Jones is signed for three more seasons at $5.75 million AAV, with a modified no-trade clause attached to the deal. When the Sharks signed him to an extension in the summer of 2017, they were just one year removed from making it to their first-ever Stanley Cup Final in Jones’ first season with the team, where they eventually lost to the Pittsburgh Penguins in six games. No one could have imagined the colossal drop off he would undergo over the next several seasons, at least not as fast as it ultimately happened.
With three more years left on his contract, the buyout length for Jones would be six years. There is $15 million remaining on his contract, so the Sharks would have to pay Jones $1,666,667 through the 2026-27 season.
Sharks Have Options With 7th-Overall Pick
It will be a quick turnaround from the expansion draft on July 21 to the entry draft on July 23, as the Sharks will have just two days to shift gears and prepare for their highest first-round selection in years, and for the rest of their picks. The organization has the seventh-overall pick, and rarely draft this high in the first round, so they must take advantage of this position. What they really need to focus on, in my opinion, is selecting a speedy, skilled forward who can score goals and be an offensive threat on this team for years to come. Luckily for them, they are at no shortage of players fitting that description.
The 2021 Draft has been called a “wash” by NHL analysts, since this year of COVID-19 has complicated the scouting process and blurred the lines a bit between which players should be ranked where in official draft rankings. Teams have had to rely primarily on video scouting this season, but the Sharks should still have their pick of the litter, so to speak, when it comes to forward prospects projected to make an impact at the NHL level.
Among the forwards who could be available at seventh overall are Mason McTavish, a center from EHC Olten in the Swiss league; Dylan Guenther, a winger from the Edmonton Oil Kings in the Western Hockey League (WHL); and Kent Johnson, a center from the University of Michigan in the NCAA. There’s also a possibility that some players such as William Eklund and Fabian Lysell, both of the Swedish Hockey League, could fall to the Sharks, but they shouldn’t count on it.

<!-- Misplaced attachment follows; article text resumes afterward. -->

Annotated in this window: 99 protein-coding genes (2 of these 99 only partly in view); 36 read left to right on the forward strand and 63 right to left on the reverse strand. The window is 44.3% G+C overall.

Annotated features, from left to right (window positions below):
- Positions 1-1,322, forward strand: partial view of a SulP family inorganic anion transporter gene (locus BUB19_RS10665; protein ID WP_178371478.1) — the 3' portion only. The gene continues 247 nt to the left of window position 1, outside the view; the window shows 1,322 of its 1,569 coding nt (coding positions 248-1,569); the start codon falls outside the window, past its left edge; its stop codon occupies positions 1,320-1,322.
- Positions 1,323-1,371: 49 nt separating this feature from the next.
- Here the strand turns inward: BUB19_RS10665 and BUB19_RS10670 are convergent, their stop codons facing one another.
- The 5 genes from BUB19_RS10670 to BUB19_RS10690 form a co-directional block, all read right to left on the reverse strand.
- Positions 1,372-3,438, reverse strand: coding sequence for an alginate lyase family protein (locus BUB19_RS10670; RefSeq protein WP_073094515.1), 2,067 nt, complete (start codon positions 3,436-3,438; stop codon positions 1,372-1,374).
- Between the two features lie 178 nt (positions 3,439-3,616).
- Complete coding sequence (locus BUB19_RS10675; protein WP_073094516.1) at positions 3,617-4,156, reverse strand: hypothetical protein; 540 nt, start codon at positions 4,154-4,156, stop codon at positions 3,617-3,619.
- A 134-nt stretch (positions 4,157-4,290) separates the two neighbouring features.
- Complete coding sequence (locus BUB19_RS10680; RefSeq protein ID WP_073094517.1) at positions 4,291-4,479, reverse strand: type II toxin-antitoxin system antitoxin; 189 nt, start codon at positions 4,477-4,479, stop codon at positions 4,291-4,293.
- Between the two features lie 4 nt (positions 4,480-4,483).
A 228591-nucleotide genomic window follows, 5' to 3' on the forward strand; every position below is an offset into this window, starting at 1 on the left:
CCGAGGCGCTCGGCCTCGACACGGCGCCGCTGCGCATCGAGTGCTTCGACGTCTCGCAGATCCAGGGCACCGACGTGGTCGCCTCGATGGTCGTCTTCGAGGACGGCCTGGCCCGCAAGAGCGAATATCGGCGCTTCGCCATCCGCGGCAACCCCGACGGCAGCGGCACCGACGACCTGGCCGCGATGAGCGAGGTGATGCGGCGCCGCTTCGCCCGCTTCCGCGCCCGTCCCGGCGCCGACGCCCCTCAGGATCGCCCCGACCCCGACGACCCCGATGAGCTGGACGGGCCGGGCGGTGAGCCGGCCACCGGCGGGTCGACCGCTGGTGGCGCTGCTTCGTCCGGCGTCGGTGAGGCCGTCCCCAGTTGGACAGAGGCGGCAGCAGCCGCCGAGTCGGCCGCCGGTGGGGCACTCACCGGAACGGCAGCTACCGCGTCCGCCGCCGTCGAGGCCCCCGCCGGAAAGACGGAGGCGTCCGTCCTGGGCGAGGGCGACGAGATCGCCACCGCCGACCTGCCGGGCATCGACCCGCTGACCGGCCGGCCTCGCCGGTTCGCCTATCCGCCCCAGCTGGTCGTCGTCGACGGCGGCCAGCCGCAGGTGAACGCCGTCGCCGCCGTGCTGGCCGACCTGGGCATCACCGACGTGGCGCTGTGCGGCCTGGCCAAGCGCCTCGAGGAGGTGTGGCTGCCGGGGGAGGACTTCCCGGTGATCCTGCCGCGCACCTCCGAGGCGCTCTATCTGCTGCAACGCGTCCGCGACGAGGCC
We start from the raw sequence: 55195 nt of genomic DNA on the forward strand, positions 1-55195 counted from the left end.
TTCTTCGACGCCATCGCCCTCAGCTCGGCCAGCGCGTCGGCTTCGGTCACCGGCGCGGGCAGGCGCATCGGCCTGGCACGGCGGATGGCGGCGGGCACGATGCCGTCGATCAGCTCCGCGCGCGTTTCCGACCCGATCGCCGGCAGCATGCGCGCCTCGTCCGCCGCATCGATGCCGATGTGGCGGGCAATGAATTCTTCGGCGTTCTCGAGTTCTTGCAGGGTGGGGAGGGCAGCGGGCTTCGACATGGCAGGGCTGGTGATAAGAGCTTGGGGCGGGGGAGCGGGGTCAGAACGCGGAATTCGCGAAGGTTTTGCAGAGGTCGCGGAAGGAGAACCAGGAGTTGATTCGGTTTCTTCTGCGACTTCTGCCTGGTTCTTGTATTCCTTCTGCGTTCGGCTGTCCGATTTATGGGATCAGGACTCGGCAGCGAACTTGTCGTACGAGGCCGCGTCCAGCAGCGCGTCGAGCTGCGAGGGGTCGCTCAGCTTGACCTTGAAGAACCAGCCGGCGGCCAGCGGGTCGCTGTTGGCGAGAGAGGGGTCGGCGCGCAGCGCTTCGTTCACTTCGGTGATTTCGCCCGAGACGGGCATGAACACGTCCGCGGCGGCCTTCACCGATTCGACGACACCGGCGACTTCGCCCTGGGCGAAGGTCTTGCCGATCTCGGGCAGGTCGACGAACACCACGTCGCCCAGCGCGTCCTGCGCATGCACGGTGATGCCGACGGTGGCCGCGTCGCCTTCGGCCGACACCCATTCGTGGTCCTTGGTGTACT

The Sharks will also likely have some top-end defensive prospects available to them at seventh overall, but if I were in Wilson’s shoes, I would stray from drafting another defensemen and, in this case, draft for positional need. Although it’s not the best reason, the Sharks’ hands are tied with the long, expensive contracts many of their defensemen currently have, so it might be difficult to fit a new one in, making a forward the logical draft choice.
Other Sharks News & Rumors
In other Sharks news, forward Fredrik Handemark signed a deal in Russia’s KHL, heading for Europe instead of staying in North America and hoping to get picked up by an NHL team. The 27-year-old joined the Sharks a little over a year ago when he signed his entry-level contract in May 2020, and spent most of this past season as a member of the Sharks’ Taxi Squad. He was involved in 25 separate transactions over the span of four months as a Taxi Squad member. Handemark only made his way into eight NHL games in 2020-21, collecting just one goal and averaging 9:27 ice time per night on the team’s bottom lines.
The Sharks’ AHL affiliate Barracuda have been busy, signing forwards Joe Garreffa, Krystof Hrabik, and Kyle Topping to one-year extensions, and dipping into the free-agent market to sign a pair of WHL players: Portland Winterhawks captain Nick Cicek, and Kamloops Blazers player Montana Onyebuchi.
The coming weeks should be anything but boring when it comes to the Sharks, and this summer’s expansion and entry drafts should give fans a good idea about the direction of this team — and hopefully plenty of reasons to be excited for next season. Wilson will certainly have his hands full in the month of July, so there will be a lot to keep an eye on.
Brandon is a Buffalo Sabres Contributor for THW and Co-Host of THW’s ‘Sabres Scoop,’ who received his Master of Science in Sport Administration from Canisius College in Buffalo, NY, and founded his website, Seltytending, in 2017. He is an avid hockey writer and podcaster with prior work experience in the OJHL, NWHL, and NCAA. Twitter: @BSalts15